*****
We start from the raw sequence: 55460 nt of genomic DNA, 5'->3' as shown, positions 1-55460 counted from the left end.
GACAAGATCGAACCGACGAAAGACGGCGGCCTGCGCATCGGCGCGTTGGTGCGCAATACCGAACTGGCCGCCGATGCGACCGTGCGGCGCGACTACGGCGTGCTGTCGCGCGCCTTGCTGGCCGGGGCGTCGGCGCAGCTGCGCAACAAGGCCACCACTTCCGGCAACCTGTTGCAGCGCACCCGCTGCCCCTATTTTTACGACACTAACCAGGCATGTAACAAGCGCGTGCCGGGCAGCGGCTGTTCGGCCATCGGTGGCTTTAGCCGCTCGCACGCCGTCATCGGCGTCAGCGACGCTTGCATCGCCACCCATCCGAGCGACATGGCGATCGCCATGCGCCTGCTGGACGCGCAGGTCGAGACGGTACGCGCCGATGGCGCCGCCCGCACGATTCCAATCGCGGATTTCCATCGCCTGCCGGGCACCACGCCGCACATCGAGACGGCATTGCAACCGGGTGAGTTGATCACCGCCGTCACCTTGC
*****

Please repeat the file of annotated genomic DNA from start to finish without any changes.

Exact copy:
We start from the raw sequence: 55460 nt of genomic DNA, 5'->3' as shown, positions 1-55460 counted from the left end.
GACAAGATCGAACCGACGAAAGACGGCGGCCTGCGCATCGGCGCGTTGGTGCGCAATACCGAACTGGCCGCCGATGCGACCGTGCGGCGCGACTACGGCGTGCTGTCGCGCGCCTTGCTGGCCGGGGCGTCGGCGCAGCTGCGCAACAAGGCCACCACTTCCGGCAACCTGTTGCAGCGCACCCGCTGCCCCTATTTTTACGACACTAACCAGGCATGTAACAAGCGCGTGCCGGGCAGCGGCTGTTCGGCCATCGGTGGCTTTAGCCGCTCGCACGCCGTCATCGGCGTCAGCGACGCTTGCATCGCCACCCATCCGAGCGACATGGCGATCGCCATGCGCCTGCTGGACGCGCAGGTCGAGACGGTACGCGCCGATGGCGCCGCCCGCACGATTCCAATCGCGGATTTCCATCGCCTGCCGGGCACCACGCCGCACATCGAGACGGCATTGCAACCGGGTGAGTTGATCACCGCCGTCACCTTGC